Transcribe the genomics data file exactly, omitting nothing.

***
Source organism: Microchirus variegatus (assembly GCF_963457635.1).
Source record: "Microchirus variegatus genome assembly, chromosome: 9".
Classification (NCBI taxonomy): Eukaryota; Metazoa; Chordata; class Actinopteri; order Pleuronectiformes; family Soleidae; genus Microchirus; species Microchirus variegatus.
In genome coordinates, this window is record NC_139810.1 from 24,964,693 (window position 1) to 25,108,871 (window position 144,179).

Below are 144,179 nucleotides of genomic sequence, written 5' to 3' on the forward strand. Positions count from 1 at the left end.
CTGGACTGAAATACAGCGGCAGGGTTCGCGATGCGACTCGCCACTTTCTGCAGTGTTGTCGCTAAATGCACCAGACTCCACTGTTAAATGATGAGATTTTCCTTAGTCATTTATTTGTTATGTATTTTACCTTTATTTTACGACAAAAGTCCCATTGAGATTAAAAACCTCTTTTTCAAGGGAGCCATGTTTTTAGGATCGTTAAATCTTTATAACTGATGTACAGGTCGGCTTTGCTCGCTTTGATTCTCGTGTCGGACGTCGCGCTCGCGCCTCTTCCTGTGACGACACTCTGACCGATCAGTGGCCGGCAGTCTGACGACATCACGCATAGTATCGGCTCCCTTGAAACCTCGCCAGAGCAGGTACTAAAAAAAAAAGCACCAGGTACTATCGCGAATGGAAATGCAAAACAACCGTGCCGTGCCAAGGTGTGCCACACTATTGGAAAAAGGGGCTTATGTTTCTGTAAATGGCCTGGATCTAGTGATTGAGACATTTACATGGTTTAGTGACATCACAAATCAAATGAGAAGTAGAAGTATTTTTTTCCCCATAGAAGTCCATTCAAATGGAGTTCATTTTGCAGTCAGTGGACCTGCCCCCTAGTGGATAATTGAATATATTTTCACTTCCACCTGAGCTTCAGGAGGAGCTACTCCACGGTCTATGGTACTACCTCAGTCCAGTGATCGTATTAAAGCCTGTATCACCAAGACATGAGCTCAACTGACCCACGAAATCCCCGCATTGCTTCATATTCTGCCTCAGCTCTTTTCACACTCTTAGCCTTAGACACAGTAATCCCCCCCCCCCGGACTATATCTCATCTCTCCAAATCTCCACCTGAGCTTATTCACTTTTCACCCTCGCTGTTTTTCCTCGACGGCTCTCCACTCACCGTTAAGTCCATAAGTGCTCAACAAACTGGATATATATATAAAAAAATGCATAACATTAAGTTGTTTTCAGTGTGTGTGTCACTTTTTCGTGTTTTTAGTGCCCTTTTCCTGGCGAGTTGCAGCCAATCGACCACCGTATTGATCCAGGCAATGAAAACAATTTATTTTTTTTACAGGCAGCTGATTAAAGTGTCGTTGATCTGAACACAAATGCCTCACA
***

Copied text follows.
Source organism: Microchirus variegatus (assembly GCF_963457635.1).
Source record: "Microchirus variegatus genome assembly, chromosome: 9".
Classification (NCBI taxonomy): Eukaryota; Metazoa; Chordata; class Actinopteri; order Pleuronectiformes; family Soleidae; genus Microchirus; species Microchirus variegatus.
In genome coordinates, this window is record NC_139810.1 from 24,964,693 (window position 1) to 25,108,871 (window position 144,179).

Below are 144,179 nucleotides of genomic sequence, written 5' to 3' on the forward strand. Positions count from 1 at the left end.
CTGGACTGAAATACAGCGGCAGGGTTCGCGATGCGACTCGCCACTTTCTGCAGTGTTGTCGCTAAATGCACCAGACTCCACTGTTAAATGATGAGATTTTCCTTAGTCATTTATTTGTTATGTATTTTACCTTTATTTTACGACAAAAGTCCCATTGAGATTAAAAACCTCTTTTTCAAGGGAGCCATGTTTTTAGGATCGTTAAATCTTTATAACTGATGTACAGGTCGGCTTTGCTCGCTTTGATTCTCGTGTCGGACGTCGCGCTCGCGCCTCTTCCTGTGACGACACTCTGACCGATCAGTGGCCGGCAGTCTGACGACATCACGCATAGTATCGGCTCCCTTGAAACCTCGCCAGAGCAGGTACTAAAAAAAAAAGCACCAGGTACTATCGCGAATGGAAATGCAAAACAACCGTGCCGTGCCAAGGTGTGCCACACTATTGGAAAAAGGGGCTTATGTTTCTGTAAATGGCCTGGATCTAGTGATTGAGACATTTACATGGTTTAGTGACATCACAAATCAAATGAGAAGTAGAAGTATTTTTTTCCCCATAGAAGTCCATTCAAATGGAGTTCATTTTGCAGTCAGTGGACCTGCCCCCTAGTGGATAATTGAATATATTTTCACTTCCACCTGAGCTTCAGGAGGAGCTACTCCACGGTCTATGGTACTACCTCAGTCCAGTGATCGTATTAAAGCCTGTATCACCAAGACATGAGCTCAACTGACCCACGAAATCCCCGCATTGCTTCATATTCTGCCTCAGCTCTTTTCACACTCTTAGCCTTAGACACAGTAATCCCCCCCCCCCGGACTATATCTCATCTCTCCAAATCTCCACCTGAGCTTATTCACTTTTCACCCTCGCTGTTTTTCCTCGACGGCTCTCCACTCACCGTTAAGTCCATAAGTGCTCAACAAACTGGATATATATATAAAAAAATGCATAACATTAAGTTGTTTTCAGTGTGTGTGTCACTTTTTCGTGTTTTTAGTGCCCTTTTCCTGGCGAGTTGCAGCCAATCGACCACCGTATTGATCCAGGCAATGAAAACAATTTATTTTTTTTACAGGCAGCTGATTAAAGTGTCGTTGATCTGAACACAAATGCCTCACA